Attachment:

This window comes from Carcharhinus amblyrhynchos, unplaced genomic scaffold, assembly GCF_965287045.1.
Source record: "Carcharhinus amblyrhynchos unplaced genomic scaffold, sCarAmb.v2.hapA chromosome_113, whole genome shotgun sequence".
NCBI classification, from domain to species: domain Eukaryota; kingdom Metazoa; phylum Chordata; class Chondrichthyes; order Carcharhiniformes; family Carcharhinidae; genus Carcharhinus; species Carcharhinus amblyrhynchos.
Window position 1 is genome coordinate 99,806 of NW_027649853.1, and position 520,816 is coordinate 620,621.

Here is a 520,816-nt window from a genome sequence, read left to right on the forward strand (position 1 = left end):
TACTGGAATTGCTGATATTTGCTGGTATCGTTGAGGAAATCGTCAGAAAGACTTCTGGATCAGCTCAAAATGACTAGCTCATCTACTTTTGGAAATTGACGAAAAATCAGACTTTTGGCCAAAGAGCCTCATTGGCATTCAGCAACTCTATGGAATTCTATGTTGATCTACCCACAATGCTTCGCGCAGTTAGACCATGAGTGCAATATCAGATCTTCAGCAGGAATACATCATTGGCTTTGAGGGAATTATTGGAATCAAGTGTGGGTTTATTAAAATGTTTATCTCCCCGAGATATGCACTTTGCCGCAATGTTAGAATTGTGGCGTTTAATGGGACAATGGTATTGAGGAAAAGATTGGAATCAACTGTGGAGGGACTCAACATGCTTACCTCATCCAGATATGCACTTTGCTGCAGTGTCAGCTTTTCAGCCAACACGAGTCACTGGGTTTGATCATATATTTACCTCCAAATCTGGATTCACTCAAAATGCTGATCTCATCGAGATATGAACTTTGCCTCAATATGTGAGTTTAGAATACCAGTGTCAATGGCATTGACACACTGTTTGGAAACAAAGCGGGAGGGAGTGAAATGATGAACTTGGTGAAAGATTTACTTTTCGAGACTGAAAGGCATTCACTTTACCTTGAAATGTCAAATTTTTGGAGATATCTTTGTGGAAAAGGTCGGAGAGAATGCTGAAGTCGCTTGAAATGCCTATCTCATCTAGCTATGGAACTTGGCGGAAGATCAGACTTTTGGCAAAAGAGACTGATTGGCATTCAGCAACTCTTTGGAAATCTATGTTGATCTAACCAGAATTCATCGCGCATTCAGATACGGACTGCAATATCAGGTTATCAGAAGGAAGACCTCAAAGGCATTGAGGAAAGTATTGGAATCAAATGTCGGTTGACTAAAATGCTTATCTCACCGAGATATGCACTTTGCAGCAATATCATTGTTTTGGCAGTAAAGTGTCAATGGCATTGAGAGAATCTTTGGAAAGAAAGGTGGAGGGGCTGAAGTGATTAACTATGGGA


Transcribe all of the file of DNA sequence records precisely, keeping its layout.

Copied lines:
This window comes from Carcharhinus amblyrhynchos, unplaced genomic scaffold, assembly GCF_965287045.1.
Source record: "Carcharhinus amblyrhynchos unplaced genomic scaffold, sCarAmb.v2.hapA chromosome_113, whole genome shotgun sequence".
NCBI classification, from domain to species: domain Eukaryota; kingdom Metazoa; phylum Chordata; class Chondrichthyes; order Carcharhiniformes; family Carcharhinidae; genus Carcharhinus; species Carcharhinus amblyrhynchos.
Window position 1 is genome coordinate 99,806 of NW_027649853.1, and position 520,816 is coordinate 620,621.

Here is a 520,816-nt window from a genome sequence, read left to right on the forward strand (position 1 = left end):
TACTGGAATTGCTGATATTTGCTGGTATCGTTGAGGAAATCGTCAGAAAGACTTCTGGATCAGCTCAAAATGACTAGCTCATCTACTTTTGGAAATTGACGAAAAATCAGACTTTTGGCCAAAGAGCCTCATTGGCATTCAGCAACTCTATGGAATTCTATGTTGATCTACCCACAATGCTTCGCGCAGTTAGACCATGAGTGCAATATCAGATCTTCAGCAGGAATACATCATTGGCTTTGAGGGAATTATTGGAATCAAGTGTGGGTTTATTAAAATGTTTATCTCCCCGAGATATGCACTTTGCCGCAATGTTAGAATTGTGGCGTTTAATGGGACAATGGTATTGAGGAAAAGATTGGAATCAACTGTGGAGGGACTCAACATGCTTACCTCATCCAGATATGCACTTTGCTGCAGTGTCAGCTTTTCAGCCAACACGAGTCACTGGGTTTGATCATATATTTACCTCCAAATCTGGATTCACTCAAAATGCTGATCTCATCGAGATATGAACTTTGCCTCAATATGTGAGTTTAGAATACCAGTGTCAATGGCATTGACACACTGTTTGGAAACAAAGCGGGAGGGAGTGAAATGATGAACTTGGTGAAAGATTTACTTTTCGAGACTGAAAGGCATTCACTTTACCTTGAAATGTCAAATTTTTGGAGATATCTTTGTGGAAAAGGTCGGAGAGAATGCTGAAGTCGCTTGAAATGCCTATCTCATCTAGCTATGGAACTTGGCGGAAGATCAGACTTTTGGCAAAAGAGACTGATTGGCATTCAGCAACTCTTTGGAAATCTATGTTGATCTAACCAGAATTCATCGCGCATTCAGATACGGACTGCAATATCAGGTTATCAGAAGGAAGACCTCAAAGGCATTGAGGAAAGTATTGGAATCAAATGTCGGTTGACTAAAATGCTTATCTCACCGAGATATGCACTTTGCAGCAATATCATTGTTTTGGCAGTAAAGTGTCAATGGCATTGAGAGAATCTTTGGAAAGAAAGGTGGAGGGGCTGAAGTGATTAACTATGGGA